The mechanics of Windows patching - in plain English

Microsoft’s John Wilcox last week posted a primer on Microsoft’s patching scheme, designed to help people understand how the company patches Windows. Here’s a translation in less obfuscatory terms, with a bit of real-world commentary.

Windows logo overlaying hand with band-aid patch
Thinkstock/Microsoft

If you’re troubled by Microsoft’s patching policies, you aren’t alone. If you’re confused about Microsoft’s patching policies, hey, join the club. Here's my guide to what's really happening in Update Utopia.

Last week, in an attempt to address the confusion, Microsoft designer and lecturer John Wilcox posted a detailed look at the company's “update servicing cadence” on the Windows IT Pro blog. In it, Wilcox set out the official patching principles:

  • Be simple and predictable
  • Be agile
  • Be transparent

Microsoft’s adherence to those principles is the subject of ongoing, heated debate, of course.

After laying out the goals, Wilcox delved into the mechanics of patching. It’s a familiar trail of tears for the initiated, but many industry observers and analysts haven’t been able to interpret the Microsoft-speak. Permit me to strip away the bafflegab and explain how Windows (and Office) patching really works – from the customer's point of view.

Microsoft’s patching cycles revolve around Tuesdays. For the past couple of years, Microsoft has been trying to recast the Gregorian calendar in some sort of “A week” / “B week” nonsense, but if you just look at Tuesdays, you’ll start off on the right foot.

On the first Tuesday of the month, Microsoft usually releases non-security updates for the installed (“MSI”) versions of Office. They’re usually not checked in Windows Update, so they don’t install automatically.

On the second Tuesday of the month – Patch Tuesday – Microsoft usually releases:

  • Cumulative updates for the various versions of Windows 10, which roll out through Windows Update. These combined security and non-security patches are “cumulative” in the sense that, if you install one of them, you’re caught up on all of your patching obligations for that particular version of Win10.
  • Monthly Rollups for Windows 7 and 8.1, which appear checked in Windows Update, so they install unless you’ve turned off Automatic Update. They also contain security and non-security updates, and they’re cumulative (although they may not include some very old patches).
  • Security-only patches for Win7 and 8.1. These are only available for manual download and installation. They aren’t cumulative.
  • Security patches for the installed (“MSI”) versions of Office, which are checked and ready for automatic installation. Around the second Tuesday, the non-security Office patches are generally changed to appear as checked in Windows Update, so they will install unless you have Automatic Update turned off.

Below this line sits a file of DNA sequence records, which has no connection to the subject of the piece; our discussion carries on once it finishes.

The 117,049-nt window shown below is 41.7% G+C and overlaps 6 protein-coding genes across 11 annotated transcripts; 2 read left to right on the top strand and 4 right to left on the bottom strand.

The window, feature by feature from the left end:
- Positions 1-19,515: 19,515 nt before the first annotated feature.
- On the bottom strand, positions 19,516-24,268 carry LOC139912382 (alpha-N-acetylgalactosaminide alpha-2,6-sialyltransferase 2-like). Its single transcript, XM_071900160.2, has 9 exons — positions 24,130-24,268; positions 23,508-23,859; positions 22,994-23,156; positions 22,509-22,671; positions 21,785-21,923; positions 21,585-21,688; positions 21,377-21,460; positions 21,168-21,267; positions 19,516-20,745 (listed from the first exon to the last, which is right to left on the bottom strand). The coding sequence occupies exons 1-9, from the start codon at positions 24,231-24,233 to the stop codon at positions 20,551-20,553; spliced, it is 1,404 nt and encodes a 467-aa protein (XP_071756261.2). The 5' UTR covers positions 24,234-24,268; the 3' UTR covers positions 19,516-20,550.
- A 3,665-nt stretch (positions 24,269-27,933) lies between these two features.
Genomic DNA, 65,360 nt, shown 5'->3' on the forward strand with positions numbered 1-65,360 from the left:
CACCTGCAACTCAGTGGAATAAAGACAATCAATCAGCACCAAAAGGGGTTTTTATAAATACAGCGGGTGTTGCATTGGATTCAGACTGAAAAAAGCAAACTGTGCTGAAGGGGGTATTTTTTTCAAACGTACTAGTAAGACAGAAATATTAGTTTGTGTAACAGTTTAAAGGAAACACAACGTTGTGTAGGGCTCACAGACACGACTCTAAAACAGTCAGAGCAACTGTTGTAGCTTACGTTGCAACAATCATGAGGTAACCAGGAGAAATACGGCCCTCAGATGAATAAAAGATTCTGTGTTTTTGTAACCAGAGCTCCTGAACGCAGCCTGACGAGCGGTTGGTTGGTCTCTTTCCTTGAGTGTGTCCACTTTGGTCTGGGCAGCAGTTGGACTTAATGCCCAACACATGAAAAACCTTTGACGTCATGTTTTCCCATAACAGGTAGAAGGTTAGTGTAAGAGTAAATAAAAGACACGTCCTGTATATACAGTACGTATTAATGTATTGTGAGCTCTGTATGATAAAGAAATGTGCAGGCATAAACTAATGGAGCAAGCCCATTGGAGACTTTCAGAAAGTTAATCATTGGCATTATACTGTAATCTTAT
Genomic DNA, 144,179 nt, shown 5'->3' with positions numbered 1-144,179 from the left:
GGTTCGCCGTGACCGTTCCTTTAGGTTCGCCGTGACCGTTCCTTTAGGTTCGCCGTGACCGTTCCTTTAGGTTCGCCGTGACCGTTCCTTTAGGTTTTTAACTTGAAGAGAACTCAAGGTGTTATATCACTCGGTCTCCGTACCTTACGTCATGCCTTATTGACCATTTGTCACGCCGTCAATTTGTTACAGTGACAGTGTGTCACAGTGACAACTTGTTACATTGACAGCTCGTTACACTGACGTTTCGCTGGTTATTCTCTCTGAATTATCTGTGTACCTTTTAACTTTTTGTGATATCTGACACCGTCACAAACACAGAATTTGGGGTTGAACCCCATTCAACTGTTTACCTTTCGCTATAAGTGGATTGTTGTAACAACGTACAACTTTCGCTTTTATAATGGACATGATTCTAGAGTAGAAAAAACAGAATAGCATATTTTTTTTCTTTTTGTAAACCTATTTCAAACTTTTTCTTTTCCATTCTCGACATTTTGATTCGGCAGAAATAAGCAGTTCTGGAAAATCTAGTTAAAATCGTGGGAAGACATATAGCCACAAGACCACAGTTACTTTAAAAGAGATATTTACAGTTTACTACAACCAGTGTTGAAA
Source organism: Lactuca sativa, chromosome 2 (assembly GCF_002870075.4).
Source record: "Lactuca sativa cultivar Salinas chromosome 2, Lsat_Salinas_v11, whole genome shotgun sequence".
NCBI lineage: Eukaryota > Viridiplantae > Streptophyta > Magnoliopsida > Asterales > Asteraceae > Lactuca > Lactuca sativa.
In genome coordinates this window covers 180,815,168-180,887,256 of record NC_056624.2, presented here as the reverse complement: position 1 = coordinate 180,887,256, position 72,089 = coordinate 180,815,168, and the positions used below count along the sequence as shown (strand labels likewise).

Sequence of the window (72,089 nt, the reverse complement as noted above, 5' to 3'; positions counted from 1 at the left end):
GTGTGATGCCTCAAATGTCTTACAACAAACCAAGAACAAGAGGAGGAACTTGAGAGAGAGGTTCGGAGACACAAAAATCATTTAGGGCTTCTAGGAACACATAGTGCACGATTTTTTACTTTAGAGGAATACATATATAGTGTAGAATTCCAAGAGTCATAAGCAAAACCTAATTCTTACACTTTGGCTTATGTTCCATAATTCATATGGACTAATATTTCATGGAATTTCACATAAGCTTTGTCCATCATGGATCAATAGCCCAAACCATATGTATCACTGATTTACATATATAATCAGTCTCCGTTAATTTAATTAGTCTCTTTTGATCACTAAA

• Finally, Office Click-to-Run (C2R) usually gets updated on or around the second Tuesday of the month. If you have the C2R version of Office (as opposed to the installed “MSI” version), you are automatically updated through the Office updating mechanism, which is outside of the usual Windows Update channel.

Lately, the third Tuesday of the month, give or take a day or two, brings fixes for bugs introduced on the second Tuesday of the month.

Also on the third Tuesday, Microsoft releases a “Preview of Monthly Rollup” for Win7 and 8.1 – a collection of non-security bug fixes that (if all goes well) will reappear on the second Tuesday of the following month. Notably, Microsoft hasn’t released a significant new feature for Win7 or 8.1 for at least a few years. Other than bug fixes, time zone changes and the like, the only non-security modifications we’ve seen are designed to increase telemetry.

Finally, sometime between the third and fourth Tuesdays of the month, each Win10 version gets a second (or third) cumulative update for the month. These cumulative updates are supposed to include just bug fixes, not security patches.

Mind you, that's the theory. In practice, things are much messier. If you include the patches, pulled patches, re-issued patches, re-directed patches (with changes in “metadata”), plugged IE holes and .NET patches, we see something new on roughly half of the business days in a typical month. Most of the changes are undocumented or nearly so.

Nowadays, newer Win10 versions get three or even four patches, fixes and re-patches per month. Multiply that by three current versions (1703, 1709 and 1803), and there’s a whole lot of Win10 patching going on. It’s a wonder Microsoft can keep all of the balls in the air.

Other updates happen on their own time schedules – Windows Defender updates, Servicing Stack updates (where Microsoft changes the programs that install updates), driver updates, Surface firmware updates, and so on. The jumbled mess doesn’t even include version changes – Microsoft insists on calling them “feature updates” – which roll out to the tune of a different drummer.

Have a question about patching? Join the fray on the AskWoody Lounge.

Related:
Download the 2018 Best Places to Work in IT special report
  
Shop Tech Products at Amazon